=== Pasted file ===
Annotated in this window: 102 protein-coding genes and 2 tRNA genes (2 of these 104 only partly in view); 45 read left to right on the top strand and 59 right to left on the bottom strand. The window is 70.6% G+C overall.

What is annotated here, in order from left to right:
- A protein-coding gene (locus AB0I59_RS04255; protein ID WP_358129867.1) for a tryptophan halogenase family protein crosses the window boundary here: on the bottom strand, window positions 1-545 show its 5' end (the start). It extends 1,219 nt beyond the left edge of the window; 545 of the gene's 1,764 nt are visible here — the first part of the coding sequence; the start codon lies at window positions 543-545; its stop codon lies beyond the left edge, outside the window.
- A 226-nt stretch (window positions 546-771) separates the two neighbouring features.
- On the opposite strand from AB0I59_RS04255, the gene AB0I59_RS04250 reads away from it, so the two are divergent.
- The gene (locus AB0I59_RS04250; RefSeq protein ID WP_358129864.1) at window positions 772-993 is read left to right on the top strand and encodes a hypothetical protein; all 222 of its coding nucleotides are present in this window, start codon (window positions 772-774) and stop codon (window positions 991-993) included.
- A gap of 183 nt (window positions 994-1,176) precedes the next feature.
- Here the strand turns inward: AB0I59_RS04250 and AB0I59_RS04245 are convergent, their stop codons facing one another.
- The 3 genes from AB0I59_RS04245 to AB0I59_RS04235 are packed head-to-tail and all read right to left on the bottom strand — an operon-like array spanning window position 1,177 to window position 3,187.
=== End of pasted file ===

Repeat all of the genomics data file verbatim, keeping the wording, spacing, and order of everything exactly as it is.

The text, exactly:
Annotated in this window: 102 protein-coding genes and 2 tRNA genes (2 of these 104 only partly in view); 45 read left to right on the top strand and 59 right to left on the bottom strand. The window is 70.6% G+C overall.

What is annotated here, in order from left to right:
- A protein-coding gene (locus AB0I59_RS04255; protein ID WP_358129867.1) for a tryptophan halogenase family protein crosses the window boundary here: on the bottom strand, window positions 1-545 show its 5' end (the start). It extends 1,219 nt beyond the left edge of the window; 545 of the gene's 1,764 nt are visible here — the first part of the coding sequence; the start codon lies at window positions 543-545; its stop codon lies beyond the left edge, outside the window.
- A 226-nt stretch (window positions 546-771) separates the two neighbouring features.
- On the opposite strand from AB0I59_RS04255, the gene AB0I59_RS04250 reads away from it, so the two are divergent.
- The gene (locus AB0I59_RS04250; RefSeq protein ID WP_358129864.1) at window positions 772-993 is read left to right on the top strand and encodes a hypothetical protein; all 222 of its coding nucleotides are present in this window, start codon (window positions 772-774) and stop codon (window positions 991-993) included.
- A gap of 183 nt (window positions 994-1,176) precedes the next feature.
- Here the strand turns inward: AB0I59_RS04250 and AB0I59_RS04245 are convergent, their stop codons facing one another.
- The 3 genes from AB0I59_RS04245 to AB0I59_RS04235 are packed head-to-tail and all read right to left on the bottom strand — an operon-like array spanning window position 1,177 to window position 3,187.